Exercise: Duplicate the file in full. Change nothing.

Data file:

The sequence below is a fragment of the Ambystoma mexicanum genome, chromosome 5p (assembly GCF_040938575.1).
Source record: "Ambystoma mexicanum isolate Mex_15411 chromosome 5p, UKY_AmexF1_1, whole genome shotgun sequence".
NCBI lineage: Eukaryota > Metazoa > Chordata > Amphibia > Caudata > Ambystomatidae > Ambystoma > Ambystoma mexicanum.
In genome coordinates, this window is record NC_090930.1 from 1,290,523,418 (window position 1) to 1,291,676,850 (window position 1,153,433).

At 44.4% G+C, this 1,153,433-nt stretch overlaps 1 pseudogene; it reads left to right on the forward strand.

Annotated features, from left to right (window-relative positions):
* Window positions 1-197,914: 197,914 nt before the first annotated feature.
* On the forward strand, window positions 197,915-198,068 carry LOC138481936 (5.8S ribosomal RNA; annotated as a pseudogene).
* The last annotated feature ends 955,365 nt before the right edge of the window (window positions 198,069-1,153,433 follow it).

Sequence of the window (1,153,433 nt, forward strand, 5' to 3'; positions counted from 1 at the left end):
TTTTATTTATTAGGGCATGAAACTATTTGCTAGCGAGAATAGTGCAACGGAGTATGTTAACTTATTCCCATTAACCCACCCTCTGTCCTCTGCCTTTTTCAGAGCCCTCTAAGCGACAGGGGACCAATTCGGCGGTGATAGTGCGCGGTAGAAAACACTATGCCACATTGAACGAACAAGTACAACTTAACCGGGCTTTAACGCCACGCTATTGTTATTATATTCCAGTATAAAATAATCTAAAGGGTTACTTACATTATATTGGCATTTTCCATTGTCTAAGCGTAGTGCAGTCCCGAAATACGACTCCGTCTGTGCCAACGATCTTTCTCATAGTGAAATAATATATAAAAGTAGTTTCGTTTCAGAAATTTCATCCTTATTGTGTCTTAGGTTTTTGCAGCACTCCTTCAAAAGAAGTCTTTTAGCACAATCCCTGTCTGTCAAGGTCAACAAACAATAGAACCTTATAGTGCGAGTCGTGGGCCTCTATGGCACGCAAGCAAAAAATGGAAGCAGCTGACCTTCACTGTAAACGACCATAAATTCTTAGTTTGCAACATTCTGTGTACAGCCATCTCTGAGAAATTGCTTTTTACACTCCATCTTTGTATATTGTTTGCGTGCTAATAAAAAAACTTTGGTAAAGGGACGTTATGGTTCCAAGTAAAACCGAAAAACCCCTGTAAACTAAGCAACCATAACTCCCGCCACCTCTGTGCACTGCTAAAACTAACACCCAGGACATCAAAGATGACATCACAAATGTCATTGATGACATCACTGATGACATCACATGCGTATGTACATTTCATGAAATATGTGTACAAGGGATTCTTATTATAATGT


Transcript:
The sequence below is a fragment of the Ambystoma mexicanum genome, chromosome 5p (assembly GCF_040938575.1).
Source record: "Ambystoma mexicanum isolate Mex_15411 chromosome 5p, UKY_AmexF1_1, whole genome shotgun sequence".
NCBI lineage: Eukaryota > Metazoa > Chordata > Amphibia > Caudata > Ambystomatidae > Ambystoma > Ambystoma mexicanum.
In genome coordinates, this window is record NC_090930.1 from 1,290,523,418 (window position 1) to 1,291,676,850 (window position 1,153,433).

At 44.4% G+C, this 1,153,433-nt stretch overlaps 1 pseudogene; it reads left to right on the forward strand.

Annotated features, from left to right (window-relative positions):
* Window positions 1-197,914: 197,914 nt before the first annotated feature.
* On the forward strand, window positions 197,915-198,068 carry LOC138481936 (5.8S ribosomal RNA; annotated as a pseudogene).
* The last annotated feature ends 955,365 nt before the right edge of the window (window positions 198,069-1,153,433 follow it).

Sequence of the window (1,153,433 nt, forward strand, 5' to 3'; positions counted from 1 at the left end):
TTTTATTTATTAGGGCATGAAACTATTTGCTAGCGAGAATAGTGCAACGGAGTATGTTAACTTATTCCCATTAACCCACCCTCTGTCCTCTGCCTTTTTCAGAGCCCTCTAAGCGACAGGGGACCAATTCGGCGGTGATAGTGCGCGGTAGAAAACACTATGCCACATTGAACGAACAAGTACAACTTAACCGGGCTTTAACGCCACGCTATTGTTATTATATTCCAGTATAAAATAATCTAAAGGGTTACTTACATTATATTGGCATTTTCCATTGTCTAAGCGTAGTGCAGTCCCGAAATACGACTCCGTCTGTGCCAACGATCTTTCTCATAGTGAAATAATATATAAAAGTAGTTTCGTTTCAGAAATTTCATCCTTATTGTGTCTTAGGTTTTTGCAGCACTCCTTCAAAAGAAGTCTTTTAGCACAATCCCTGTCTGTCAAGGTCAACAAACAATAGAACCTTATAGTGCGAGTCGTGGGCCTCTATGGCACGCAAGCAAAAAATGGAAGCAGCTGACCTTCACTGTAAACGACCATAAATTCTTAGTTTGCAACATTCTGTGTACAGCCATCTCTGAGAAATTGCTTTTTACACTCCATCTTTGTATATTGTTTGCGTGCTAATAAAAAAACTTTGGTAAAGGGACGTTATGGTTCCAAGTAAAACCGAAAAACCCCTGTAAACTAAGCAACCATAACTCCCGCCACCTCTGTGCACTGCTAAAACTAACACCCAGGACATCAAAGATGACATCACAAATGTCATTGATGACATCACTGATGACATCACATGCGTATGTACATTTCATGAAATATGTGTACAAGGGATTCTTATTATAATGT